June 28, 2020

A Trifecta! Bigg's Orcas, Minkes, and A Humpback Whale!

It is only the second day that we have taken M/V Kestrel out this season, and it was a great one. We headed out and took a quick peak at some Harbor Seals sunning themselves on rocks near Turn Island. They looked up at us as we passed by and we got to see their cute, fuzzy faces. After watching them for a while we got a report of some possible orcas just south of us. We traveled south and soon saw them rounding Long Island. They were Bigg’s Orcas! These are the type of orcas that we see in the Salish Sea that feed on marine mammals. This family group looked like they were on the hunt. They quickly rounded the island and headed towards Deadman Island. Here they made a kill. Most likely a Harbor Seal and ate together. WE got some great looks and they continued north into San Juan Channel.

Next, we went south towards Hein Bank and saw a blow in the distance. It was a Humpback Whale! This one was traveling north and just doing really short dives. We watched it for a while as this gentle giant swam by us letting us get some great looks. Humpbacks are different than orcas in that they have no teeth. Instead they feed by filtering water with tiny food like fish and krill in it. They filter the food using a substance called baleen that is like a rough brush that lets water through but nothing else! After getting some great looks we headed north again to go home but made one more stop at Salmon Bank to look at two Minke Whales! These are also baleen whales. There is a local population of Minkes here and it’s always great to see them feeding around. We watched these two whales lunge to fill their huge mouths with food. What a great day! We rarely get to see all three species in one trip! We headed north to go home and got to see the orcas one more time. This family was the T77s! It is a family of a matriarch with her younger children. We usually see them with an adult male who is an older brother. But he might have started going out on his own. This has happened with other adult males in this family before. This is a common behavior in male Bigg’s Orcas and we often see lone males traveling around. What a great day! Summer is here and we’re having a great time out on the water!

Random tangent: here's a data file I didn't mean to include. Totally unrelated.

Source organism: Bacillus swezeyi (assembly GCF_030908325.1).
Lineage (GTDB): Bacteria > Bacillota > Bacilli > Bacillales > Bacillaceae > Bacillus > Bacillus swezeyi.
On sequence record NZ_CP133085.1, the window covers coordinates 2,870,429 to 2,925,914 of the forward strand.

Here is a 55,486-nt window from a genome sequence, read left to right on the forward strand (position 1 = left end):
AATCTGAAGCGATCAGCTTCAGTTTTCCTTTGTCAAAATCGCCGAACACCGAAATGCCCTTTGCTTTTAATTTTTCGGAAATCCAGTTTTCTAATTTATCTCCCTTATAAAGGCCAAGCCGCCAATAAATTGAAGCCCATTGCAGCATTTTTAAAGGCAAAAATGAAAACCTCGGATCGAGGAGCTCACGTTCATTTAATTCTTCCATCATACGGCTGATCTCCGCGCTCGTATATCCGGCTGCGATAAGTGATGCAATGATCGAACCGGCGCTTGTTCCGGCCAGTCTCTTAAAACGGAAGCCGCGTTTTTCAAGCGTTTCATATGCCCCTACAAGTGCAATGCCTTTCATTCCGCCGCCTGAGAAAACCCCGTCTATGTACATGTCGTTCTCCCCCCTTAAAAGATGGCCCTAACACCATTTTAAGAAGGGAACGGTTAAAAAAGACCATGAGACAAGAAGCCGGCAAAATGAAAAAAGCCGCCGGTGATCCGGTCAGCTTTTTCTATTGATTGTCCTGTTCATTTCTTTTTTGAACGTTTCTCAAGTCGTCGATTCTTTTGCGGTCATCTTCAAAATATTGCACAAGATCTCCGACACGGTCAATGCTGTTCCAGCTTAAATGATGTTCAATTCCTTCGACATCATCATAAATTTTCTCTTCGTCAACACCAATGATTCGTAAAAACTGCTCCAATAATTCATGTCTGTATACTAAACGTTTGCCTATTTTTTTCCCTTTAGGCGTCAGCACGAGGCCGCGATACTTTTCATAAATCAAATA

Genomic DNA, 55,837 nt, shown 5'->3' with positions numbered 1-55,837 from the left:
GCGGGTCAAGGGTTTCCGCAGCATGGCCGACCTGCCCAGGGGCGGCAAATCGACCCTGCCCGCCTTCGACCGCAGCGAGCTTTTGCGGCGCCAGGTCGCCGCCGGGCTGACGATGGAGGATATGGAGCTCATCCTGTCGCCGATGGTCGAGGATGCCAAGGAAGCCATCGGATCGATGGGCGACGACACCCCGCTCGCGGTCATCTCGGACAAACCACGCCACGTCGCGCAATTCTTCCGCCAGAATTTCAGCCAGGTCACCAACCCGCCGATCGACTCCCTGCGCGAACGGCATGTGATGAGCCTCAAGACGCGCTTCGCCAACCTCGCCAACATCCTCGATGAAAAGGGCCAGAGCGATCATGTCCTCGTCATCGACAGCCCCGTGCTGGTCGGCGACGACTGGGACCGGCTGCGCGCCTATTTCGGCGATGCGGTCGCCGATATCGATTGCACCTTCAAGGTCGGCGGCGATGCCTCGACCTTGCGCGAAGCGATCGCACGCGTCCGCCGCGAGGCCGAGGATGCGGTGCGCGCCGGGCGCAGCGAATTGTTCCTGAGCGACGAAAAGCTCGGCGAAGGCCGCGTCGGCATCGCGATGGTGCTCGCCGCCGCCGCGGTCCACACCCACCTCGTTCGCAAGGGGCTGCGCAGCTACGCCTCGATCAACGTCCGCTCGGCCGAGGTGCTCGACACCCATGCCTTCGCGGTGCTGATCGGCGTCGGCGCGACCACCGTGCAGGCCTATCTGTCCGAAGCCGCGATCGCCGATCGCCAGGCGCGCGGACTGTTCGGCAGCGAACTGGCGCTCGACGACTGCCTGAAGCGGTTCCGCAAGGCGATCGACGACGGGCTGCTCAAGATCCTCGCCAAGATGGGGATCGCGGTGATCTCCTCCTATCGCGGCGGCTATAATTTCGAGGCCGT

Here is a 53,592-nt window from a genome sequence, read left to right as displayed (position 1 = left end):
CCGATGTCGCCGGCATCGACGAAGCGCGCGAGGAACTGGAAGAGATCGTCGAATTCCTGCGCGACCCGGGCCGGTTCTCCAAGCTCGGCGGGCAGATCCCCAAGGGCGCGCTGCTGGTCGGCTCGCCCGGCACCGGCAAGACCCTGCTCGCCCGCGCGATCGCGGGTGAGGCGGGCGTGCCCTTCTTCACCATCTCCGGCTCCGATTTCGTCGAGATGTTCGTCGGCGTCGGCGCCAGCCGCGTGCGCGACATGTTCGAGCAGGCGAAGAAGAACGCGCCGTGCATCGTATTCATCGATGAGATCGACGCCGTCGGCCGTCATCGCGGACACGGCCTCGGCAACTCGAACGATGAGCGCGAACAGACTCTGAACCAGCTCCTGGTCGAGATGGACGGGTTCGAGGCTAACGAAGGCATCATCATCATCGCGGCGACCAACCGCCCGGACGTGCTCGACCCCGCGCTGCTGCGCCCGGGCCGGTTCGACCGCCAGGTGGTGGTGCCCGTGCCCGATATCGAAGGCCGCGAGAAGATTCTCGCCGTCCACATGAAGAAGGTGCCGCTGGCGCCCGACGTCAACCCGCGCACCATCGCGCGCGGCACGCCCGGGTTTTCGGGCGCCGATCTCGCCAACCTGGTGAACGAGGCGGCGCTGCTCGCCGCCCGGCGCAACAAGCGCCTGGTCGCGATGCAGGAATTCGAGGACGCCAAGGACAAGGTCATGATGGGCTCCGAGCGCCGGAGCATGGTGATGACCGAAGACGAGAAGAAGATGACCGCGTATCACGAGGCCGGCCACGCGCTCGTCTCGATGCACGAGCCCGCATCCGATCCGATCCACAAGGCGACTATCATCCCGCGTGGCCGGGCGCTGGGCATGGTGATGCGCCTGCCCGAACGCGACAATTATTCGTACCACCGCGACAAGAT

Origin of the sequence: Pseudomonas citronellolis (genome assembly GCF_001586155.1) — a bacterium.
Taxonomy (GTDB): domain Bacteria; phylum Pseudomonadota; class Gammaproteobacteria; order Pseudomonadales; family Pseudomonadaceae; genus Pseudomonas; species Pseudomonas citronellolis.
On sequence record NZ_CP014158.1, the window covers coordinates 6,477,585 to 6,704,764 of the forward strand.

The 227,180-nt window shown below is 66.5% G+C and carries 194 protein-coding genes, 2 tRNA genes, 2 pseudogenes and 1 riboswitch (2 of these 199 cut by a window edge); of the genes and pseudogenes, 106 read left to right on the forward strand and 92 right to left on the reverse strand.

Naturalist Erick